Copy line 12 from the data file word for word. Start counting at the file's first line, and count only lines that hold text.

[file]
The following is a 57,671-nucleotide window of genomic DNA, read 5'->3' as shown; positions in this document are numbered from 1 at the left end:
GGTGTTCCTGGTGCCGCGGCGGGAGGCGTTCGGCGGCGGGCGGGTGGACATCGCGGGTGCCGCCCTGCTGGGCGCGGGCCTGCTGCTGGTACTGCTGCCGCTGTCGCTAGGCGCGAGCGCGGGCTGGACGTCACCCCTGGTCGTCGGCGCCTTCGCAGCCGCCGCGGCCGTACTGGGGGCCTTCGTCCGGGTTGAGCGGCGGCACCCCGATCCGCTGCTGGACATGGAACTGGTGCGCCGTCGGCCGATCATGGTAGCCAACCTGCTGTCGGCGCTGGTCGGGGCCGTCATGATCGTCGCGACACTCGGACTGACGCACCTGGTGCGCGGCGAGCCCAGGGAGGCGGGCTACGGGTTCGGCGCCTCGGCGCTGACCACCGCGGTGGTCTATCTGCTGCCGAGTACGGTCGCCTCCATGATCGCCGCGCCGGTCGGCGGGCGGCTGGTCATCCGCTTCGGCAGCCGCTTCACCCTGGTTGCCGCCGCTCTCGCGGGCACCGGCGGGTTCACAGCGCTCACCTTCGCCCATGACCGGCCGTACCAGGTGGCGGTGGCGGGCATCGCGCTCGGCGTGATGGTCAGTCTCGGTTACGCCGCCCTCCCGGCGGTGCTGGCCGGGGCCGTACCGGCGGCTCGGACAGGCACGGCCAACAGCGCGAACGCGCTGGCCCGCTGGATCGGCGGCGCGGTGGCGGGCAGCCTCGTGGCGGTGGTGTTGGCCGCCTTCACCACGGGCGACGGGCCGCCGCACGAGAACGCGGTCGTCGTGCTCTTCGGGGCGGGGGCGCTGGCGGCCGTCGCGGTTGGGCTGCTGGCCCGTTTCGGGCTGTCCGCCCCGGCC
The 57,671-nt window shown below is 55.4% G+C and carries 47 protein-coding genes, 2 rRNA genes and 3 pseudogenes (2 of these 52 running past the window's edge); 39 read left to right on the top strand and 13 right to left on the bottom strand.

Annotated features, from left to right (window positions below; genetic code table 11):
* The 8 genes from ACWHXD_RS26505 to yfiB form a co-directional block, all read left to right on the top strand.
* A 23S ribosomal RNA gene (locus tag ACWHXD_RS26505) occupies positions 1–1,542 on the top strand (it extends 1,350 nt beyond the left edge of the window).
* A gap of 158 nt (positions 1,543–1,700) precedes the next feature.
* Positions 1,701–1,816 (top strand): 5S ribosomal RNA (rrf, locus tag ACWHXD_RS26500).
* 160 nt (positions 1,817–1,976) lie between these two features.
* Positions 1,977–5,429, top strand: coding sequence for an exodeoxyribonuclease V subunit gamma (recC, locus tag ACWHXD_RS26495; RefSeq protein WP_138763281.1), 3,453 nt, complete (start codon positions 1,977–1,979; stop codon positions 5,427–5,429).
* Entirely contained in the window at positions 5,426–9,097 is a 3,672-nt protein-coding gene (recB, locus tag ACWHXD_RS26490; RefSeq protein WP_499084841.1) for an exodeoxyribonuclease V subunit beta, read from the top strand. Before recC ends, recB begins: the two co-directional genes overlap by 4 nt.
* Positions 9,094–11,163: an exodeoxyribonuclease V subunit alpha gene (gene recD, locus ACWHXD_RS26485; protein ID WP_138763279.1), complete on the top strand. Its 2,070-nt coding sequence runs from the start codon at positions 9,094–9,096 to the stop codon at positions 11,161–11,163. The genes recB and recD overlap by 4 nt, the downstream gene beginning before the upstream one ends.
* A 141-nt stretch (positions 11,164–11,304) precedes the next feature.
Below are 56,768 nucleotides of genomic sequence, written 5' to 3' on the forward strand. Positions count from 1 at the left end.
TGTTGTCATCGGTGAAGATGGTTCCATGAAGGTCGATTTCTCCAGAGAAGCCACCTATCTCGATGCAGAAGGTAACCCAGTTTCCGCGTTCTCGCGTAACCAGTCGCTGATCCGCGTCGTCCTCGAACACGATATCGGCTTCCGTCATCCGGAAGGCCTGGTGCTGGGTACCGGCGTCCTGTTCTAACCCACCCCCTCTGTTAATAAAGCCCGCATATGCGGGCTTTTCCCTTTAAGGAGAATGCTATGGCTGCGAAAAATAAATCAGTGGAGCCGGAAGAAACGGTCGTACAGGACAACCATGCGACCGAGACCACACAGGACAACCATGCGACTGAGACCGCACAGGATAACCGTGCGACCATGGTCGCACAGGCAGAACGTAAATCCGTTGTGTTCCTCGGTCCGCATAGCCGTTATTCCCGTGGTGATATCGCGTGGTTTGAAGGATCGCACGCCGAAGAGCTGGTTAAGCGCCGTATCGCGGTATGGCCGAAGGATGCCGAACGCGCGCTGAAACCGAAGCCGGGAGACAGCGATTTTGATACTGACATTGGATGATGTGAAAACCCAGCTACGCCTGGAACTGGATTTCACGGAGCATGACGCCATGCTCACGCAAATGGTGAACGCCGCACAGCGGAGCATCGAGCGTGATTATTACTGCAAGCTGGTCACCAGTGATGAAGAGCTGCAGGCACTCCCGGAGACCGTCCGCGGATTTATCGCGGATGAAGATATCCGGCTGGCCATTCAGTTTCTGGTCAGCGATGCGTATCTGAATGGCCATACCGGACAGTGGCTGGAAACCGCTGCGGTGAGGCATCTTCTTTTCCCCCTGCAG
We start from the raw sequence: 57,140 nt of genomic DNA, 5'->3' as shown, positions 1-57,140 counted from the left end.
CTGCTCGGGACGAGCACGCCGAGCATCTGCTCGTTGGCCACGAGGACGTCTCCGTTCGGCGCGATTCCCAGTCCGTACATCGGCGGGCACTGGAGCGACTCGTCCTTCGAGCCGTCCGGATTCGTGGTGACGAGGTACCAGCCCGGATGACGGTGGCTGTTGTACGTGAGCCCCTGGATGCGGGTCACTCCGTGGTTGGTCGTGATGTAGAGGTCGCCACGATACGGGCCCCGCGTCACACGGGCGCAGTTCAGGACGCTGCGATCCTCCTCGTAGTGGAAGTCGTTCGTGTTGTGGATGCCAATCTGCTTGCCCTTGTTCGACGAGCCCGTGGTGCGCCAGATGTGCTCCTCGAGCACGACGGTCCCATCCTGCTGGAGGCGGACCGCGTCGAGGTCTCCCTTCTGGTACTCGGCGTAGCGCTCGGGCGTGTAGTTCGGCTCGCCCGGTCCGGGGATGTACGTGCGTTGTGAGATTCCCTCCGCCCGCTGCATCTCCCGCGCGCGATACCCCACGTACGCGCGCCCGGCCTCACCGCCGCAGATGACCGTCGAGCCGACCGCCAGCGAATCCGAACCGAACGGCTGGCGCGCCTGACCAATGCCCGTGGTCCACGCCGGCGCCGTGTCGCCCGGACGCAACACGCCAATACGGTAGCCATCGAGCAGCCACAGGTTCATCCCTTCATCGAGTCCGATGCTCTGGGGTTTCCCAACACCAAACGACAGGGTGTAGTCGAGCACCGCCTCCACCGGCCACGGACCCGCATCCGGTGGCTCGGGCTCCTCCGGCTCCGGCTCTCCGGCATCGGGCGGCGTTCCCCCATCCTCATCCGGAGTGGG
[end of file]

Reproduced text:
* Positions 9,094–11,163: an exodeoxyribonuclease V subunit alpha gene (gene recD, locus ACWHXD_RS26485; protein ID WP_138763279.1), complete on the top strand. Its 2,070-nt coding sequence runs from the start codon at positions 9,094–9,096 to the stop codon at positions 11,161–11,163. The genes recB and recD overlap by 4 nt, the downstream gene beginning before the upstream one ends.